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Advances in Animal and Veterinary Sciences

Research Article
Adv. Anim. Vet. Sci. 5(2): 83-91
Http://dx.doi.org/10.14737/journal.aavs/2017/5.2.83.91
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Sandeep Kumar Sharma, Kruthika Patel, Sunil Maherchandani, Brij Nandan Shringi

Department of Veterinary Microbiology and Biotechnology, Post Graduate Institute of Veterinary Education and Research (PGIVER), Jaipur; 2College of Veterinary Medicine, University of Minnesota (USA); 3College of Veterinary and Animal Science, Bikaner Rajasthan University of Veterinary and Animal Sciences (RAJUVAS).
 
Abstract | Emerging antibiotic resistance is a global problem which interfere with effective disease management in animals. Although antibiotic susceptibility screenings are frequently conducted in human practice, its use in veterinary is very limited and very few literatures are available on antibiotic resistance pattern of Klebsiella pneumoniae isolated from respiratory tract infections of camels. In this investigation, total 65 PCR (16S-23S rDNA internal transcribed spacer region) confirmed K. pneumoniae isolates were included. Among those, 47 were from diseased and 18 were from healthy camels. All isolates were screened for 26 antibiotics of various groups and found 100 % isolates were multidrug resistant, any single isolate from diseased camels was at least resistant to 9 antibiotics and isolate from healthy camel was resistant to more than 6 antibiotics. Out of 26 antibiotics, 100% (65) isolates were susceptible to imepenem but resistant to bacitracin, clindamycin, rifampicin and sulfadiazine. 15 (31.9%) isolates from diseased camels showed Extended Spectrum Beta-Lactamases (ESBL) phenomena while none of the isolate from healthy camels exhibited this activity. Antibiotics susceptibility pattern was found significantly different for seven antibiotics that is cefepime, ciprofloxacin, oxacillin (p≤0.05), erythromycin, norfloxacin, tetracycline and trimethoprim (p≤0.01) whereas non-significant difference for susceptibility pattern was observed for remaining 19 antibiotics. It has established pointer to a correlation between natural and acquired antibiotic resistance and substantial information of occurrence of ESBL activity in K. pneumoniae from camels. Further suggested molecular characterization of these isolates in regards of antibiotic resistance and also the genes responsible for ESBL activity.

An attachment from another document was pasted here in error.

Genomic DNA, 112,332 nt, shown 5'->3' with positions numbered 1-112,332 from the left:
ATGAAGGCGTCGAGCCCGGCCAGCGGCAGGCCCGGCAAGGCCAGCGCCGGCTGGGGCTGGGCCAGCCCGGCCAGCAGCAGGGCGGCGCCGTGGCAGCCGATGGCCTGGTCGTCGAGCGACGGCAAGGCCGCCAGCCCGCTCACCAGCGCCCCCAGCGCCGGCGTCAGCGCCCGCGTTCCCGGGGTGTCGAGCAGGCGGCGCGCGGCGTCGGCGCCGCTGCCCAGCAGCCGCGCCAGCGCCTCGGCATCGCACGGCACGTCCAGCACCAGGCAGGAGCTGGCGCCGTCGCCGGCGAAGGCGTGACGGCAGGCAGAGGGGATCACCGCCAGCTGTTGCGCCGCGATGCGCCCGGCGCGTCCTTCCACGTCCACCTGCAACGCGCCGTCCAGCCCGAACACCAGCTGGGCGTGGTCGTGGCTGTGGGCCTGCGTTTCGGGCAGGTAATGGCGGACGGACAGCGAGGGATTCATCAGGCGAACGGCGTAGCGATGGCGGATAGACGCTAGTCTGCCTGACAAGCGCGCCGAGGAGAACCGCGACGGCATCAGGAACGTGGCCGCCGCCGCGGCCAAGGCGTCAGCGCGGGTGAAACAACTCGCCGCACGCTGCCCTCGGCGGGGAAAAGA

Keywords | Klebsiella pneumoniae, ESBL, Antibiotics, Resistance, Camel.